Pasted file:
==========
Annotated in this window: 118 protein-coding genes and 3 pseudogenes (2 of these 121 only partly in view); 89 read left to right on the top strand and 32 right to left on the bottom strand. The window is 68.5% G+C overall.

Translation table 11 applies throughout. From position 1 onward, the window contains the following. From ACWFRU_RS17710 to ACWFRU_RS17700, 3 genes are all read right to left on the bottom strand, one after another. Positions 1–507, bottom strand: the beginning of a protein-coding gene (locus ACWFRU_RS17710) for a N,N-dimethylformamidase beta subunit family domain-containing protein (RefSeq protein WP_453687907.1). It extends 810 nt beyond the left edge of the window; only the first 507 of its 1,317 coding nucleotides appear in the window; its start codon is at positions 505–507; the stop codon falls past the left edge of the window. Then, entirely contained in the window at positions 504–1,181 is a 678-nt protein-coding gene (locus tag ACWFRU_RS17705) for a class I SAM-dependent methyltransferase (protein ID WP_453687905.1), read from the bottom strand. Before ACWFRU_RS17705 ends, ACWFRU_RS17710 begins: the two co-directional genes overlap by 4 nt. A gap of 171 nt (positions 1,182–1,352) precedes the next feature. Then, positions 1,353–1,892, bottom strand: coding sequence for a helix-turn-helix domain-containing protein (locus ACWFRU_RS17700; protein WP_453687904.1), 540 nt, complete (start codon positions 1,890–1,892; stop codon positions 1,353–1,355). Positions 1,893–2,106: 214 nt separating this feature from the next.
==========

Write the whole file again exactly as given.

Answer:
Annotated in this window: 118 protein-coding genes and 3 pseudogenes (2 of these 121 only partly in view); 89 read left to right on the top strand and 32 right to left on the bottom strand. The window is 68.5% G+C overall.

Translation table 11 applies throughout. From position 1 onward, the window contains the following. From ACWFRU_RS17710 to ACWFRU_RS17700, 3 genes are all read right to left on the bottom strand, one after another. Positions 1–507, bottom strand: the beginning of a protein-coding gene (locus ACWFRU_RS17710) for a N,N-dimethylformamidase beta subunit family domain-containing protein (RefSeq protein WP_453687907.1). It extends 810 nt beyond the left edge of the window; only the first 507 of its 1,317 coding nucleotides appear in the window; its start codon is at positions 505–507; the stop codon falls past the left edge of the window. Then, entirely contained in the window at positions 504–1,181 is a 678-nt protein-coding gene (locus tag ACWFRU_RS17705) for a class I SAM-dependent methyltransferase (protein ID WP_453687905.1), read from the bottom strand. Before ACWFRU_RS17705 ends, ACWFRU_RS17710 begins: the two co-directional genes overlap by 4 nt. A gap of 171 nt (positions 1,182–1,352) precedes the next feature. Then, positions 1,353–1,892, bottom strand: coding sequence for a helix-turn-helix domain-containing protein (locus ACWFRU_RS17700; protein WP_453687904.1), 540 nt, complete (start codon positions 1,890–1,892; stop codon positions 1,353–1,355). Positions 1,893–2,106: 214 nt separating this feature from the next.